Recounting tales of martyrdom

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Askari Naqvi has vivid memories of performing soz khwani (an art form that narrates the story of the battle of Karbala) during Muharram at various majlis in Mustafabaug near Rae Bareilly, Uttar Pradesh. As the artist hailed from a Shia Muslim family, it was a tradition to practice it. Last year, Naqvi decided to give up his practice as a lawyer and become the first person in India to introduce Soz Khwani to the mainstream audience apart from community performances. This week as part of Junoon’s Mumbai Local initiative Naqvi will give a talk about the journey of this art form in the country, as well as his own personal trajectory from community to stage.

Martyrs and memories

The Battle of Karbala is commemorated during an annual ten-day period held every Muharram. The Shia community mourns for the leaders who lost their lives in the war that took place 1,400 years ago and commemorate it by mourning, conducting public processions and organising majlis. The event revolves around a band of 72 people led by Prophet Mohammed’s grandson Hussain ibn Ali who fought against a tyrant force and eventually attained martyrdom in Karbala, Iraq.

Naqvi’s talk will focus on how a foreign story is told in the Indian narrative and in Indian languages. Naqvi says, “The poems are in different languages such as Persian, Awadhi, Hindustani, and Urdu but the compositions that I sing are in Awadhi and based on different Hindustani ragas.”

The lawyer felt the urge to pursue performing arts while practising law and realised that soz khwani had a lot of potential to be staged as a musical. After performing at a majlis with his uncle, well-known journalist Saeed Naqvi, the artist decided to tell the whole story of karbala using only soz khwani. “Usually, we merge forms related to soz like marsia and nauha to narrate the tale. But I felt singing soz khwani was like doing theatre. Also, I felt it was very relevant and should be staged in front of a wider and secular audience. At that time there was a handful of people fighting against the forces and even today there are a handful of people protesting the vigilantism. It doesn’t get more pertinent than this,” he shares.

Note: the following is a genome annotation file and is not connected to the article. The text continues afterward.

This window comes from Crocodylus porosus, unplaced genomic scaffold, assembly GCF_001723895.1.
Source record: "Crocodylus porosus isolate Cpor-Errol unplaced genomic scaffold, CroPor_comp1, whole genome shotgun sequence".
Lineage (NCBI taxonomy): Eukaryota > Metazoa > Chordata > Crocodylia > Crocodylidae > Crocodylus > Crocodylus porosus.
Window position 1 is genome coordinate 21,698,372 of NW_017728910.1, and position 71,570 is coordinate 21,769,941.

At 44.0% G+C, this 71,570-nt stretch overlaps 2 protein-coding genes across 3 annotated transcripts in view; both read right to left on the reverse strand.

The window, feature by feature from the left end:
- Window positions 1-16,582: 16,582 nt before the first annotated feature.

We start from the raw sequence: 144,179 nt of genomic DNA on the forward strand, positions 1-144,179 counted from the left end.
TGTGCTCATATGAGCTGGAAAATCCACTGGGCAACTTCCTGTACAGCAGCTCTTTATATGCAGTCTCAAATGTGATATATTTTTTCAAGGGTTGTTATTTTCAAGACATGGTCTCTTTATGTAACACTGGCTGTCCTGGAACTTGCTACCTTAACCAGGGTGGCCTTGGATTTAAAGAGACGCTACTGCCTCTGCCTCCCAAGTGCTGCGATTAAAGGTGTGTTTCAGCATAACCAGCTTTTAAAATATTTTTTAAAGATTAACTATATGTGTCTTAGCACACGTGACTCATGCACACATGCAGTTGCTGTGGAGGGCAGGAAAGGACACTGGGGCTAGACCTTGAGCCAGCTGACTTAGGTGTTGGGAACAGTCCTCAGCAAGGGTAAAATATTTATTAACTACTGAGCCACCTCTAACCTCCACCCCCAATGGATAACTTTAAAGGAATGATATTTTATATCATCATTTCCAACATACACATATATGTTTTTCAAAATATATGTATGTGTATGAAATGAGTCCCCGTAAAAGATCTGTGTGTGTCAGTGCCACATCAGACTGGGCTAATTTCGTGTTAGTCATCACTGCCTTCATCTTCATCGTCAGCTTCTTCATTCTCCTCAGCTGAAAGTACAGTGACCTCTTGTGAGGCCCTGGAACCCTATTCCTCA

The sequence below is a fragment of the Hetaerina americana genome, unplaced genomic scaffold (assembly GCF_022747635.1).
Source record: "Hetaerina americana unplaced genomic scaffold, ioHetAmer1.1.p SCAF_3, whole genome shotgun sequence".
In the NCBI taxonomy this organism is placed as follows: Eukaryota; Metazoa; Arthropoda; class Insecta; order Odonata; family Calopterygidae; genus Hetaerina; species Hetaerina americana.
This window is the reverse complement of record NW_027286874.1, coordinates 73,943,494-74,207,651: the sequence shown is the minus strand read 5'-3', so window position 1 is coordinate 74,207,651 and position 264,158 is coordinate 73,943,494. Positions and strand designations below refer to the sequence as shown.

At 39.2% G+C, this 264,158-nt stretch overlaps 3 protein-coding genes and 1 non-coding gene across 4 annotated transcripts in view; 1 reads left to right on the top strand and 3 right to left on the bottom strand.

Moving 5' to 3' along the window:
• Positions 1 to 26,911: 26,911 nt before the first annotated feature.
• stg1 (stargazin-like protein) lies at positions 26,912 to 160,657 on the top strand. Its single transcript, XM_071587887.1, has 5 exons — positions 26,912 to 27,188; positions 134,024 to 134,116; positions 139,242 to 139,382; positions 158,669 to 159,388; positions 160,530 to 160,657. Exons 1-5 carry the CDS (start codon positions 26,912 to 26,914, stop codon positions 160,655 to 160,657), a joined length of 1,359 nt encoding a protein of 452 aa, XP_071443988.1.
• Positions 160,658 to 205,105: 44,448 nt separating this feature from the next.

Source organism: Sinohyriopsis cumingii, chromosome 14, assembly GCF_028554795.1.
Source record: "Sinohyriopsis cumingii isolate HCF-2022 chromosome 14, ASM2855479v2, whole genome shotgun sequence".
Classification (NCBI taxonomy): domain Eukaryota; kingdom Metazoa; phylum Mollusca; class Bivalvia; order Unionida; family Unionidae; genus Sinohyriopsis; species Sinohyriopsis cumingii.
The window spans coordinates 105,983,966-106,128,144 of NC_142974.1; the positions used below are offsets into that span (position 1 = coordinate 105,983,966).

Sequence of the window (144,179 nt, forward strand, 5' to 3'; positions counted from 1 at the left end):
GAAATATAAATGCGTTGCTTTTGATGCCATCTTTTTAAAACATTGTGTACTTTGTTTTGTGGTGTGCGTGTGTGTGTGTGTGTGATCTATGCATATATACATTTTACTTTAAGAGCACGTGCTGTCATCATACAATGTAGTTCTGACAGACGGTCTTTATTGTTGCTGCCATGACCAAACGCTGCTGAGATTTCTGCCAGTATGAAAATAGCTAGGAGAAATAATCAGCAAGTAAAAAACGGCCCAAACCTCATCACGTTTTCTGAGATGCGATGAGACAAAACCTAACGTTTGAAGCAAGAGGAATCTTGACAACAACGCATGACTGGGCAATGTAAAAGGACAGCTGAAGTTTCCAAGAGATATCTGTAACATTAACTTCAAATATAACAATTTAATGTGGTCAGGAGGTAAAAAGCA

In memory Devotees at a procession in remembrance of the seventh century martyrs of Karbala.

In memory Devotees at a procession in remembrance of the seventh century martyrs of Karbala.  


Naqvi, a self-confessed atheist, reveals that the story has a universal appeal as it explores the intricacies of human relationships. He elaborates, “There is an instance when Hussain’s brother is willing to risk his life and fetch water for his niece from a lake that is under the vigilance of the armed forces. So Hussain tries to dissuade him as he doesn’t want to lose him. Likewise, after Hussain’s death, his wife is lamenting for him. The way these events are narrated, the audience feels as if they are occurring in a place near their home.”

However, he admits that when he writes to performance venues with a proposal to perform soz khwani, initially they are reluctant and prefer seeing it first before giving their permission. “Once when I was performing at a space called Conflictorium in Ahmedabad, a man walked out and told the people outside that he didn’t want to attend it as I was talking about Islam. But there is nothing religious about it. It’s not a means to propagate Islam,” asserts Naqvi.

Story of Karbala: A Hindustani Narrative will be held on June 3 at 5 p.m. at MCubed Library, Bandra West

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Printable version | Apr 12, 2021 7:25:24 AM |

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